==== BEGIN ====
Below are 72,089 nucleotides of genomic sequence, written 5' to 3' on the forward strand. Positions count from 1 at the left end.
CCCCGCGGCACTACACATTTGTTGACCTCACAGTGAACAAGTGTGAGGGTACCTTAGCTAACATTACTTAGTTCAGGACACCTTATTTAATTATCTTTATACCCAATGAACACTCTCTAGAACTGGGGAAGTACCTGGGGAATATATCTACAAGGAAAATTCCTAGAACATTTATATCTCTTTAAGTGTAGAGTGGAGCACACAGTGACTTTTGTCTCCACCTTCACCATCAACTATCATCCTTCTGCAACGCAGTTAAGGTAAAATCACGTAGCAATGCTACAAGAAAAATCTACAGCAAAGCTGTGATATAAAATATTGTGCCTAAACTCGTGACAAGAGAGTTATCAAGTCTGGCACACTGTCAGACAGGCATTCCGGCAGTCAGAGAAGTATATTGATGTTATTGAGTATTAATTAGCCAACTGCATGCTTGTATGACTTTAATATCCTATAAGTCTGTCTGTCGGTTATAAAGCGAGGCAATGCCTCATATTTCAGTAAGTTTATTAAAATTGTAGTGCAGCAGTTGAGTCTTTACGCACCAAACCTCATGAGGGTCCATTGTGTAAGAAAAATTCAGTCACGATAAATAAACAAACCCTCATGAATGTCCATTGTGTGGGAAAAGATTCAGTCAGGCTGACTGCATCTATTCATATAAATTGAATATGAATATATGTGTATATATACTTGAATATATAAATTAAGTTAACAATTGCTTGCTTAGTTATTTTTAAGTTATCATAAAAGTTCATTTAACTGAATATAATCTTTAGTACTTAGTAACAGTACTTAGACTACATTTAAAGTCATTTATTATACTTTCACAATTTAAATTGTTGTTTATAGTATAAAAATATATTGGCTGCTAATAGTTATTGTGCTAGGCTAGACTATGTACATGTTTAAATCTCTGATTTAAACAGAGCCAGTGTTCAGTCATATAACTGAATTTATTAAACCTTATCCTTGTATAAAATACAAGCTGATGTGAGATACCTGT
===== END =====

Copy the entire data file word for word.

Below are 72,089 nucleotides of genomic sequence, written 5' to 3' on the forward strand. Positions count from 1 at the left end.
CCCCGCGGCACTACACATTTGTTGACCTCACAGTGAACAAGTGTGAGGGTACCTTAGCTAACATTACTTAGTTCAGGACACCTTATTTAATTATCTTTATACCCAATGAACACTCTCTAGAACTGGGGAAGTACCTGGGGAATATATCTACAAGGAAAATTCCTAGAACATTTATATCTCTTTAAGTGTAGAGTGGAGCACACAGTGACTTTTGTCTCCACCTTCACCATCAACTATCATCCTTCTGCAACGCAGTTAAGGTAAAATCACGTAGCAATGCTACAAGAAAAATCTACAGCAAAGCTGTGATATAAAATATTGTGCCTAAACTCGTGACAAGAGAGTTATCAAGTCTGGCACACTGTCAGACAGGCATTCCGGCAGTCAGAGAAGTATATTGATGTTATTGAGTATTAATTAGCCAACTGCATGCTTGTATGACTTTAATATCCTATAAGTCTGTCTGTCGGTTATAAAGCGAGGCAATGCCTCATATTTCAGTAAGTTTATTAAAATTGTAGTGCAGCAGTTGAGTCTTTACGCACCAAACCTCATGAGGGTCCATTGTGTAAGAAAAATTCAGTCACGATAAATAAACAAACCCTCATGAATGTCCATTGTGTGGGAAAAGATTCAGTCAGGCTGACTGCATCTATTCATATAAATTGAATATGAATATATGTGTATATATACTTGAATATATAAATTAAGTTAACAATTGCTTGCTTAGTTATTTTTAAGTTATCATAAAAGTTCATTTAACTGAATATAATCTTTAGTACTTAGTAACAGTACTTAGACTACATTTAAAGTCATTTATTATACTTTCACAATTTAAATTGTTGTTTATAGTATAAAAATATATTGGCTGCTAATAGTTATTGTGCTAGGCTAGACTATGTACATGTTTAAATCTCTGATTTAAACAGAGCCAGTGTTCAGTCATATAACTGAATTTATTAAACCTTATCCTTGTATAAAATACAAGCTGATGTGAGATACCTGT